Curiosity Defeats Skepticism and I Win

Posted by Alicia Farrell Share Your Voice

It took less than three minutes for skepticism to take over and decide that i.e. rva was a joke. I scanned the website and quickly compiled a list of reasons why this was anything but a collaborative community, including a mysterious vibe about the organization’s purpose, a lack of information about the event, and a $125 ticket price.

No way I was going.

The soft, touchy-feely side of collaboration that scares many people and companies away thrills me because I have experienced the hard, measurable side of getting greater results. The awkward conversations and sometimes even more awkward activities that cultivate collaboration’s foundation of self-awareness, self-management, and awareness of others have fostered happiness and success in my life.

Each time I checked their website, i.e. rva shocked me by announcing event speakers that I knew. Not only people that I knew of through gossip or Twitter, but people I had face-to-face interactions with and had deemed, “cool”.

This eventually lead to curiosity defeating skepticism, and me walking from my downtown apartment to La Diff for i.e. rva’s kick off event. The day was packed with Richmonders sharing their stories of creativity, collaboration, innovation and success.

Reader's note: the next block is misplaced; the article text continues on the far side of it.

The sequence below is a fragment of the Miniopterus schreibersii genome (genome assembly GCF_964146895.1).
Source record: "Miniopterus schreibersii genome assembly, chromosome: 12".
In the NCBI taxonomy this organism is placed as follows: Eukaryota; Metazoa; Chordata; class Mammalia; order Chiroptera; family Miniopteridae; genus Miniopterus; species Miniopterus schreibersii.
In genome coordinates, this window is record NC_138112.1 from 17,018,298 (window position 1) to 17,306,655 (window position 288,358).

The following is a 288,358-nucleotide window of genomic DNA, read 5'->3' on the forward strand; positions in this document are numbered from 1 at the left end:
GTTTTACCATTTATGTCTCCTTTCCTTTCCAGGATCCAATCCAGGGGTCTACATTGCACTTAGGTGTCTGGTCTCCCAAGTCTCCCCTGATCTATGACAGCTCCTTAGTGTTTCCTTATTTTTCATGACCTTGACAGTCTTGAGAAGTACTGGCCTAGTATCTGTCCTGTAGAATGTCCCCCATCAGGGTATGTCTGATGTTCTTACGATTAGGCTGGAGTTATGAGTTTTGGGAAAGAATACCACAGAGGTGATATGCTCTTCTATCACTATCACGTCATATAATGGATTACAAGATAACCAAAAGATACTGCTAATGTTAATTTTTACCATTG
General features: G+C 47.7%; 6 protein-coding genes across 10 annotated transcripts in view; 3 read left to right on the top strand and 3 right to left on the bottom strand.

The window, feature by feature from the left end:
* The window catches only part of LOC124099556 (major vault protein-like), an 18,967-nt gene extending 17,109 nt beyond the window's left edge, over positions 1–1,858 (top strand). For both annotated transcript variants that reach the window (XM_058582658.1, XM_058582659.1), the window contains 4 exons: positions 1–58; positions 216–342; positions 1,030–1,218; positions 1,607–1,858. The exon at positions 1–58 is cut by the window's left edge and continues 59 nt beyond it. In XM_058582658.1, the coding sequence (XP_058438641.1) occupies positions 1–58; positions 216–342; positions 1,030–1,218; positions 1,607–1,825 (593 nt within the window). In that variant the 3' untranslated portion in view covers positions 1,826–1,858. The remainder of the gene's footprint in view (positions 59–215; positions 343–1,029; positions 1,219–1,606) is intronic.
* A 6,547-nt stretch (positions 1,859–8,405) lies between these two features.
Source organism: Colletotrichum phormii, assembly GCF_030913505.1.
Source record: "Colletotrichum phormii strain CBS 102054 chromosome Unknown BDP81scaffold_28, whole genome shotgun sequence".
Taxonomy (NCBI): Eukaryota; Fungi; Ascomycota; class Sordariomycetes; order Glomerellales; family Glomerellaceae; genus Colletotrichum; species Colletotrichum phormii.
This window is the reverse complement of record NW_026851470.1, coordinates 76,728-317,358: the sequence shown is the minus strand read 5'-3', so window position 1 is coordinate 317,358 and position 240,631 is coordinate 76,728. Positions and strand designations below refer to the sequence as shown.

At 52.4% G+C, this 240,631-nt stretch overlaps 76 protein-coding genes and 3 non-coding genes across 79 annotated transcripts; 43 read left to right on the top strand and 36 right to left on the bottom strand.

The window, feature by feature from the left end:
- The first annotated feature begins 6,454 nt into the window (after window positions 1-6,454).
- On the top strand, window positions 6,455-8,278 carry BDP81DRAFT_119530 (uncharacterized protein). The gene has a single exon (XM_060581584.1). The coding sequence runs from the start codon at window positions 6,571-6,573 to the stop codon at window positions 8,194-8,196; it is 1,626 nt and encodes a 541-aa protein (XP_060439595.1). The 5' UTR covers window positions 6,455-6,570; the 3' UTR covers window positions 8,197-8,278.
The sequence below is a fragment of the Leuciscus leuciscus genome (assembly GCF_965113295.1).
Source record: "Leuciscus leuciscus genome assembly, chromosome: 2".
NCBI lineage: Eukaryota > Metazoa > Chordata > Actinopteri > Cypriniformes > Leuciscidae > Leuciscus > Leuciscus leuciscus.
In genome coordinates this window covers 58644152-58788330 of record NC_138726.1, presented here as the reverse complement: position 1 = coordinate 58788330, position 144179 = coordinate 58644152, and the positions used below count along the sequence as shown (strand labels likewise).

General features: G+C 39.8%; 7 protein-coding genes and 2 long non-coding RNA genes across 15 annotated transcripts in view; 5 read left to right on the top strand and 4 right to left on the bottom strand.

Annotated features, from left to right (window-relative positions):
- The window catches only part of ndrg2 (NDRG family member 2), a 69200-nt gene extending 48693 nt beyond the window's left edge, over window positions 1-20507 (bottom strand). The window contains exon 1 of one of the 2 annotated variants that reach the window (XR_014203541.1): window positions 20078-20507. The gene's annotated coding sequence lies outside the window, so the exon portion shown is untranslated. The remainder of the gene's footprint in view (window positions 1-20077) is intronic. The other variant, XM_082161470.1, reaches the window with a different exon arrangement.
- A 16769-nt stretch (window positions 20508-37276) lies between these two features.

At the end of the day, I walked away with these simple thoughts:

People who do good work and make a positive impact in this world act, work, and live from the simplest expressions of their being. They don’t follow a path built by a predecessor or society, they create a new path directed by their passions and values.

I’ve come to believe when we relate to each other from the roles we fill, expectations of others, and “what we are”, injustice, hatred, violence, death, and poverty (of wealth and love) are the results, regardless of our intentions. And, the interactions that breed hope, peace, prosperity and love happen when we see each other as equals, or simply, “we are.” My hippie philosophy may seem touchy-feely, and it was confirmed at the end of the day when my group talked about Richmond’s greatest opportunity. And words like sexism and ageism came up as barriers to collaboration, innovation and making our city better.

It takes guts to leave this world a better place than how we found it. Talent, a great mind, and a good heart are worthless if not paired with vulnerability.



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